By Catherine Clabby
Brevard Police Chief Phil Harris learned decades ago that tragedy can occur in seconds when firearms are left unlocked at home.
While Harris was growing up in Gastonia, a fellow high school student found a family member’s semi-automatic gun at home.
After yanking out the handgun’s magazine, she was unaware a bullet remained in the chamber.
She figured the weapon was harmless. So, when she aimed the handgun at a friend and playfully pulled the trigger, it fired, struck her friend in the chest, and killed her.
“There’s nothing police can do to undo something like that,” Harris said. “What we can do is give families simple education that help families prevent such a tragedy.”
Harris is one of several volunteers who helped develop a new statewide gun-safety project supported by the state’s Child Fatality Task Force. The initiative steers clear of anything as controversial as new gun control measures.
Instead, it would educate gun owners about an existing law that requires them to keep guns out of the hands of unsupervised children. The initiative would hand out gun locks too, to help get them get the job done.
“Ensuring that kids are safe is common ground,” said Michelle Hughes, task force member and executive director of NC Child, which promotes child health and safety.
Reducing gun deaths
Children in North Carolina are less likely to die from any preventable injury today than they were 25 years ago. Their death rate declined 45 percent between 1991 and 2016.
Still, 210 children up to age 17 died from gunshot injuries here between 2010 and 2014. Among kids up to age 14, guns were the weapons used in more than 35 percent of the suicides and 25 percent of homicides that took the kids’ lives. Guns were deployed in almost 50 percent of suicides and more than 90 percent of homicides among kids aged 15 to 17.
Guns are common in North Carolina. About 40 percent of residents own firearms, according to the most recent state data. State law requires gun owners living with kids to limit their access to their weapons. Specifically, it forbids leaving firearms where kids can pick one up and use them to cause harm, whether that be menacing others or shooting themselves or someone else.
Lots of gun owners don’t abide by the law. The most-up-to-date state data, from 2011, found about half do not use gun locks or put them in locked storage when at home. Some 60 percent of those who do not were parents.
Developed before the recent Parkland, FL high school shooting ignited a national debate about gun safety, the proposed “lock-them-up” initiative was developed by a mix of volunteers with very different relationships to guns, including Harris, an anti-violence activist, National Rifle Association members, public health researchers and more.
“What we’re talking about here is ensuring guns are properly stored so children and youths cannot have access to them and put themselves and others at risk of harm,” Hughes said.
The plan the task force supports would require $155,700 in state spending over two years for the state Department of Health and Human Services to launch the initiative.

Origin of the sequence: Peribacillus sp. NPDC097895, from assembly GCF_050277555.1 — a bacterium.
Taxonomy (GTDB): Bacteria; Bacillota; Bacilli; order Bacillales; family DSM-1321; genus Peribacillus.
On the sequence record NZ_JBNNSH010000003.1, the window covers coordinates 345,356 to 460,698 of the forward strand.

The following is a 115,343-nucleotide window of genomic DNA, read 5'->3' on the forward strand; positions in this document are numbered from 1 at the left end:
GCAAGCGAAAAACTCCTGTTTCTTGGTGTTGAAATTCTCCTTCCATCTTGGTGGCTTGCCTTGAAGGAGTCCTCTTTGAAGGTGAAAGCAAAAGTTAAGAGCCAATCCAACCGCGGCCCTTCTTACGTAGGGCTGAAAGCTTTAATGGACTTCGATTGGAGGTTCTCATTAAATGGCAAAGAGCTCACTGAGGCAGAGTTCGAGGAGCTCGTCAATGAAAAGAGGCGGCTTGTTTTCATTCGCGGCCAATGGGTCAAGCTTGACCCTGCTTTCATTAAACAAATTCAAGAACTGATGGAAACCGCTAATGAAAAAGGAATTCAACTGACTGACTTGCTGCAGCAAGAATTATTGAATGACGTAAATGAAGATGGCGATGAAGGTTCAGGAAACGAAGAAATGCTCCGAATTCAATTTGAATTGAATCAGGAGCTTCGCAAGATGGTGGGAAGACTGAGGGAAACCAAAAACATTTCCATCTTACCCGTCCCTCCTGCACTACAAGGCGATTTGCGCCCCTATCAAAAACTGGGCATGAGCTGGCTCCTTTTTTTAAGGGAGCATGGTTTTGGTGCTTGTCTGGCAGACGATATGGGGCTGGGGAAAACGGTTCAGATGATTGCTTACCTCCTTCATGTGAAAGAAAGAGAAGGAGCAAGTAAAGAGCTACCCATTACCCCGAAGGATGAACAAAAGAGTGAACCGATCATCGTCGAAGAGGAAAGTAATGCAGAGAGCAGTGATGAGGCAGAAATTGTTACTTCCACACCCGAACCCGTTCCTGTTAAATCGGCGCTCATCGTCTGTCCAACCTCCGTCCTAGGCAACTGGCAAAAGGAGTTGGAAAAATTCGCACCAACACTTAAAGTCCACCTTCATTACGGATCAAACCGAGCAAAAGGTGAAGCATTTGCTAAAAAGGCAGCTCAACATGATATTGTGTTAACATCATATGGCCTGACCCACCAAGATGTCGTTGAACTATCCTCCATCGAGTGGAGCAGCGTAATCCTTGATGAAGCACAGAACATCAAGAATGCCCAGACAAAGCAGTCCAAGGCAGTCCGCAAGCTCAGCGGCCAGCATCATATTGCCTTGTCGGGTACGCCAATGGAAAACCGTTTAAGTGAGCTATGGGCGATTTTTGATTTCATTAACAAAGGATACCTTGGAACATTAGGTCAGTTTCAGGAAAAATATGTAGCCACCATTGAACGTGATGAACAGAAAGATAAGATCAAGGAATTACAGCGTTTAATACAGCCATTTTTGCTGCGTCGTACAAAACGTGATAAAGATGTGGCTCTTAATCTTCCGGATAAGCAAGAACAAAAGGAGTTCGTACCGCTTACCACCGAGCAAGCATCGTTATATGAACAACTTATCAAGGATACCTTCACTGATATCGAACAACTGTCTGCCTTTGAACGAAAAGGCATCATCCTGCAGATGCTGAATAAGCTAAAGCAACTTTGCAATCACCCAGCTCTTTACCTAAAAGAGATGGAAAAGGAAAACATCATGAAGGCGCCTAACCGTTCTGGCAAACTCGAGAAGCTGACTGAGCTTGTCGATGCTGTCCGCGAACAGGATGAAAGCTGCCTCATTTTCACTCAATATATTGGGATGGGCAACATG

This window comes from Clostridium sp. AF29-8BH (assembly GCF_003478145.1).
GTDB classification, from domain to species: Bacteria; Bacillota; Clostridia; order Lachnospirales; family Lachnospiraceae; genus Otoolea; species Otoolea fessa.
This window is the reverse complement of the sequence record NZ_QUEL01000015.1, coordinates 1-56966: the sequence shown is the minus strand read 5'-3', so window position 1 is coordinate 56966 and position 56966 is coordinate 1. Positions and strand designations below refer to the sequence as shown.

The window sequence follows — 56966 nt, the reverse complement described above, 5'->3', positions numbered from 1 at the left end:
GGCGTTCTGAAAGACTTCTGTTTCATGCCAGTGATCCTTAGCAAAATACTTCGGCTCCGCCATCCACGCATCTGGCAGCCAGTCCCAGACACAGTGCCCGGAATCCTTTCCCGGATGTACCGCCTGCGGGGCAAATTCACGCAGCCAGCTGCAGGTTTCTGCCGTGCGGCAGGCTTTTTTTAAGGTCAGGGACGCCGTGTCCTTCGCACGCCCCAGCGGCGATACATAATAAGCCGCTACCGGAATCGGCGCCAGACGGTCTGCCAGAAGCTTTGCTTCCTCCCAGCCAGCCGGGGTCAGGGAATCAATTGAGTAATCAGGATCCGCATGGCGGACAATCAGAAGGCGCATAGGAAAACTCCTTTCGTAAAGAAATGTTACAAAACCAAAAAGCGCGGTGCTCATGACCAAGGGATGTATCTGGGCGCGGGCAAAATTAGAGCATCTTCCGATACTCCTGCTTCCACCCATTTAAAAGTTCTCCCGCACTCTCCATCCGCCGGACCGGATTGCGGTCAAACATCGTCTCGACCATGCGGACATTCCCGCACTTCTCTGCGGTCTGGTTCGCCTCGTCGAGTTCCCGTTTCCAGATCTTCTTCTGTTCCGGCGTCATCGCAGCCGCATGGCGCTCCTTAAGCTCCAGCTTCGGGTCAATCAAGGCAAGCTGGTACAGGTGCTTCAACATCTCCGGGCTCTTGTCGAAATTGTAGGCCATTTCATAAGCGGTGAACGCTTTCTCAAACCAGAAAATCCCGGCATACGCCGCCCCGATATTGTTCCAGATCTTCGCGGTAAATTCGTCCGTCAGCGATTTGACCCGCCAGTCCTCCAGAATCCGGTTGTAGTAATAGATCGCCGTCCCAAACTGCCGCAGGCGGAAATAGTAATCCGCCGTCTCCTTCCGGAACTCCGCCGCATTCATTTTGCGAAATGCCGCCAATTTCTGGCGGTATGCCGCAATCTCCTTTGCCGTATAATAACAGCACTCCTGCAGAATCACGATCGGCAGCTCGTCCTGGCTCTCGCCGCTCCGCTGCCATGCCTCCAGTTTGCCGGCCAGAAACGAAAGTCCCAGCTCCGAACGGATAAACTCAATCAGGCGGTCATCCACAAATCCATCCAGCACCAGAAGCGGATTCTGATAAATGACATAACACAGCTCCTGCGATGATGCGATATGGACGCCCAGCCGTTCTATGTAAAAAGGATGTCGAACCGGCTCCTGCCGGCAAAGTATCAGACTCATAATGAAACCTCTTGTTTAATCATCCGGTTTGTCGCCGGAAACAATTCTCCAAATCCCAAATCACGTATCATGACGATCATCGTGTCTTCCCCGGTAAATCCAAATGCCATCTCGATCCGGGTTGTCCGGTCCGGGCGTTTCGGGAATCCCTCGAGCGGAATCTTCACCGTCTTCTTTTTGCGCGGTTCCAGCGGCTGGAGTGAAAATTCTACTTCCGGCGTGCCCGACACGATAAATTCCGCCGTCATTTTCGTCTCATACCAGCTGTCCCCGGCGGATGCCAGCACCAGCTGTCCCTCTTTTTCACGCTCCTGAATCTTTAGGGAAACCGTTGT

Built in part with guidance from research on how to help people change their behavior, it would help gun owners understand that a gun left within reach of a child could do harm in anyone’s home, including their own. At the same time, it would stress that eliminating such a risk, in this case with a gun lock, is easy to accomplish.
The fact that a relevant law already exists will aid the mission, said Kelly Ransdell, a Public Education Specialist with the National Fire Protection Association, who was among the volunteers on the project.
“There is a whole segment of people that if they know about the law, they will abide. That’s what happened with bike helmets,” she said.
The task force proposal supports the creation of online content where North Carolina residents can learn how to protect children and teenagers from firearm-related death and injuries, including where to acquire free or discounted gun locks or lock boxes. It would create an information toolkit that communities across the state could use to educate residents.
One option could be to have a public service announcement that counters the belief that very young children are too weak to fire a gun, said Harris, the police chief.
“Can 2-year-olds pull a trigger? Of course they can,” he said.
People who do lock up their guns may well influence others simply through example, Ransdell said.
“Work like this can make a difference to one family. That can grow to a community and a county and a state,” she said. “Limiting gun access can become part of our culture without getting into the tense conversations that can occur around this issue.”
Correction: In the original description of the shooting which opens this story, Brevard Police Chief Phil Harris recounted that the shooting occurred during the school year. With research, he learned it occurred in July.